My goals for this project are varied. Not only am I hoping to gain a
better understanding of the materials and techniques used by Fra Angelico to
create this gorgeous and striking work, but I’m also working to understand the
original dimensions of the panel, the orientation of the panels within the
altarpiece, and whether any of the interventions should be reversed. Thus far
Gianfranco, the Assistant Curator Nat Silver, and I have decided to remove the
19th-century gilded border to recover hidden original paint visible
in the x-radiograph. Luckily, this added border of thin gesso and gilding
softens readily with moisture and can then be reduced mechanically without
damaging the original paint underneath. Although it is exciting to recover more
of the original composition, these newly exposed areas will be seen only in
images of the unframed painting and during this exhibition. The Museum’s
policy, based on Mrs. Gardner’s will, is to display her collection of artworks
in the same manner in which she herself chose to display them. This means that
while it is in the galleries of the house, the painting will be returned to its
old frame that covers this border.
I have been working with XRF (x-ray fluorescence spectroscopy) elemental mapping, pXRF (identifying elemental composition of individual sites with a portable phaser), infrared reflectography, ultraviolet images, and x-radiography. My research and treatment are in preparation for an upcoming Fra Angelico exhibition hosted at the Gardner and Museo di San Marco during which the altarpiece will be reunited for the first time. The panels in Florence will also be treated and researched; I'm looking forward to collaboration with Italian conservators on this project.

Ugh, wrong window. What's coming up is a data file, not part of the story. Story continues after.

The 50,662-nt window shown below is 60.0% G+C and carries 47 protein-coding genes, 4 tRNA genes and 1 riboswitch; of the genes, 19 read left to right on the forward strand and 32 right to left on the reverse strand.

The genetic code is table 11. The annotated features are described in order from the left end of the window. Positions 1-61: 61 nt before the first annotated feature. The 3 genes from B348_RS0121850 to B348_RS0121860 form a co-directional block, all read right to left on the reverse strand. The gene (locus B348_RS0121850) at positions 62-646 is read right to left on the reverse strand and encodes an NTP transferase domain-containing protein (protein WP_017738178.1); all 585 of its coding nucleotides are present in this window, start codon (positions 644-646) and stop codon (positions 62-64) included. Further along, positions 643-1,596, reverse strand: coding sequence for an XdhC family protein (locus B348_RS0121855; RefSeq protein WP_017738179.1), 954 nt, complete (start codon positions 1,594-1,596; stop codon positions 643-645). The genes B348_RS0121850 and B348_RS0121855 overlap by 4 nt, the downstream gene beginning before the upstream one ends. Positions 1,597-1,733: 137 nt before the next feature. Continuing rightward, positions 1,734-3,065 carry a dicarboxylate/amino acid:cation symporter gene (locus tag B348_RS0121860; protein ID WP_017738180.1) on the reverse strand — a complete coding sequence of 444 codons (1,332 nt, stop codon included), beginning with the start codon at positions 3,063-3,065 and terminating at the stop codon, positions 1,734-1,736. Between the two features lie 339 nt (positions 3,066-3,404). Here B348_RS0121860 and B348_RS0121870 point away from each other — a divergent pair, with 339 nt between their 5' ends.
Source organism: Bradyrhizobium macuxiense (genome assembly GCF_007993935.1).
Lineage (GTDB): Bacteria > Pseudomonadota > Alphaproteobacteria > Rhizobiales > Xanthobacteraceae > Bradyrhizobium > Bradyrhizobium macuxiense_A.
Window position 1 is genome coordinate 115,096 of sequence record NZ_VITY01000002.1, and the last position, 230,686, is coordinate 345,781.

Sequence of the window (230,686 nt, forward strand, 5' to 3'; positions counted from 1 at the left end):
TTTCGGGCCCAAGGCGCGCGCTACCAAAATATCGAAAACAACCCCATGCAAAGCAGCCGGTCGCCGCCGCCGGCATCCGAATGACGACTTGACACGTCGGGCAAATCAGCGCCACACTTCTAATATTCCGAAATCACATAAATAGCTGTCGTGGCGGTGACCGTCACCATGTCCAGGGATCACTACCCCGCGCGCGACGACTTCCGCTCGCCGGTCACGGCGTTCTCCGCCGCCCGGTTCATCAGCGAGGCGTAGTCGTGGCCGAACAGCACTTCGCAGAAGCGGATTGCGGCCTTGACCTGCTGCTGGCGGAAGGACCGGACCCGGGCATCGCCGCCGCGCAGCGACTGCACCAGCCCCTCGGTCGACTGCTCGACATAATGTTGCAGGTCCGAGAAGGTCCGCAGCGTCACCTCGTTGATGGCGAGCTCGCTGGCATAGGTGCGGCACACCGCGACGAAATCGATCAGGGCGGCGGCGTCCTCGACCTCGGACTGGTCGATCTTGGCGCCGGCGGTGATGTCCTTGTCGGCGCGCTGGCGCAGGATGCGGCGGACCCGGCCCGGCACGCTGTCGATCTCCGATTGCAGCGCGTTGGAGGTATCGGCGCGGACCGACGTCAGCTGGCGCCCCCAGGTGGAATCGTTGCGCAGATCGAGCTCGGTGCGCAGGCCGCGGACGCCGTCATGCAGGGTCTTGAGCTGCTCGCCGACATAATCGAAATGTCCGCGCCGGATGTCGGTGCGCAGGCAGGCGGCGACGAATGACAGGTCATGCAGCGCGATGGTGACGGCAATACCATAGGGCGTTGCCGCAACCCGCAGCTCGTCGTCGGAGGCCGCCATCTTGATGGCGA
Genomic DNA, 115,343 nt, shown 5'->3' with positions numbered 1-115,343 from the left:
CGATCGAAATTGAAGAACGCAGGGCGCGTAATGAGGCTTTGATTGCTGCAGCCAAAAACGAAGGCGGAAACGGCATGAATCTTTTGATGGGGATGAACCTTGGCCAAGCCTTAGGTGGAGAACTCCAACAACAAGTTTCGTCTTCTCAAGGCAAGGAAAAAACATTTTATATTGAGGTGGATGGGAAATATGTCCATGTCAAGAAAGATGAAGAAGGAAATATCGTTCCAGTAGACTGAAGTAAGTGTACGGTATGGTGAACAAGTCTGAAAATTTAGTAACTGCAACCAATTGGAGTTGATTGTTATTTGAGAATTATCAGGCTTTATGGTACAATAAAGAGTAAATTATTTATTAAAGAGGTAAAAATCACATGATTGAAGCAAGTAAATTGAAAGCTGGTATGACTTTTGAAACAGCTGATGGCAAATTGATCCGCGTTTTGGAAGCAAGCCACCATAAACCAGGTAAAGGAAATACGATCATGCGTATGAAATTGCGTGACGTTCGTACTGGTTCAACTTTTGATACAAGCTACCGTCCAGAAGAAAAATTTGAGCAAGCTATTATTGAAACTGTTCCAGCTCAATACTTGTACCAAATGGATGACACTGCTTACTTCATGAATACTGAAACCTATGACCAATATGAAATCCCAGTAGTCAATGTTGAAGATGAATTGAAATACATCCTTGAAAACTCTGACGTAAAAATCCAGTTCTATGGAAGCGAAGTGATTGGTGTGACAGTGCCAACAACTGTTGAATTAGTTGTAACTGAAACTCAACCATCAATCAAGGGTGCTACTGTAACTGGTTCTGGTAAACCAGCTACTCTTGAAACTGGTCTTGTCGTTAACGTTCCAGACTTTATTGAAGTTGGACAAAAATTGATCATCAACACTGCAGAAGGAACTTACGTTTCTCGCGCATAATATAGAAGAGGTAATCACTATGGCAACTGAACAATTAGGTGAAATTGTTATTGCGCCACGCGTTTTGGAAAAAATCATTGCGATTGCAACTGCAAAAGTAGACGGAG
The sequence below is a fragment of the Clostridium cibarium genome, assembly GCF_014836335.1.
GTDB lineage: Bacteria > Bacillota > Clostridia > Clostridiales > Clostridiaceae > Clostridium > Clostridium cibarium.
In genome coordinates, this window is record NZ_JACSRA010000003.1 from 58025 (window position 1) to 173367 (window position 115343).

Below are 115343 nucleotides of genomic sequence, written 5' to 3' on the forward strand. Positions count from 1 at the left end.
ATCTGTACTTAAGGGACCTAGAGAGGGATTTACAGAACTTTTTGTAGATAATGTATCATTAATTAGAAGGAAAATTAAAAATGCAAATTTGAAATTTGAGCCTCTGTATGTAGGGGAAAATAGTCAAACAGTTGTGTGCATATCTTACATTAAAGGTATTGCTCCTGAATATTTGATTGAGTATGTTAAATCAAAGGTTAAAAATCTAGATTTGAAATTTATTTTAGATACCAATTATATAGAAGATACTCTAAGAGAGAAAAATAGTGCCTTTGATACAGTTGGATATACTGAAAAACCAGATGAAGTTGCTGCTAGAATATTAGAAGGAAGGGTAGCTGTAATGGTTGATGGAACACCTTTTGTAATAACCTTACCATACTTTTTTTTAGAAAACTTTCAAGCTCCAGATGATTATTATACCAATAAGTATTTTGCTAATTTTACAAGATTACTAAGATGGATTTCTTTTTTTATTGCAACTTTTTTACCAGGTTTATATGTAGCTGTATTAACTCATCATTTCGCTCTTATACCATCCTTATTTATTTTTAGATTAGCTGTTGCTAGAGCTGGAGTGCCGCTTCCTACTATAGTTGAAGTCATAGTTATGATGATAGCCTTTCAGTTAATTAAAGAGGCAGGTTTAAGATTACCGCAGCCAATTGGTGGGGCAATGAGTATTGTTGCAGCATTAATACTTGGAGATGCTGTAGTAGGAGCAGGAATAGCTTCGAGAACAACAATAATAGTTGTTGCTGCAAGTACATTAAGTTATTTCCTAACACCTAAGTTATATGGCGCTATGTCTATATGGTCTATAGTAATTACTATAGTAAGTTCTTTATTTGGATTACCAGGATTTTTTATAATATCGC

I owe a great deal to my fantastic WUDPAC paintings conservation supervisors Dr. Joyce Hill Stoner, Matt Cushman, and Richard Wolbers who armed me with a solid foundational knowledge of treatment and research approaches. I never would have been able to treat the paintings I have this year or establish the research projects I have embarked upon without the background they provided to me in Delaware and their continued support.
The next half of my third year should be quite the adventure if it's anything like my past five months. I'm looking forward to upcoming treatments in both studios as well as to traveling around New England to work on additional mural projects. I really cannot imagine a better place for me to round out my graduate studies in paintings conservation and am so grateful for this opportunity!
— Alexa Beller, WUDPAC Class of 2017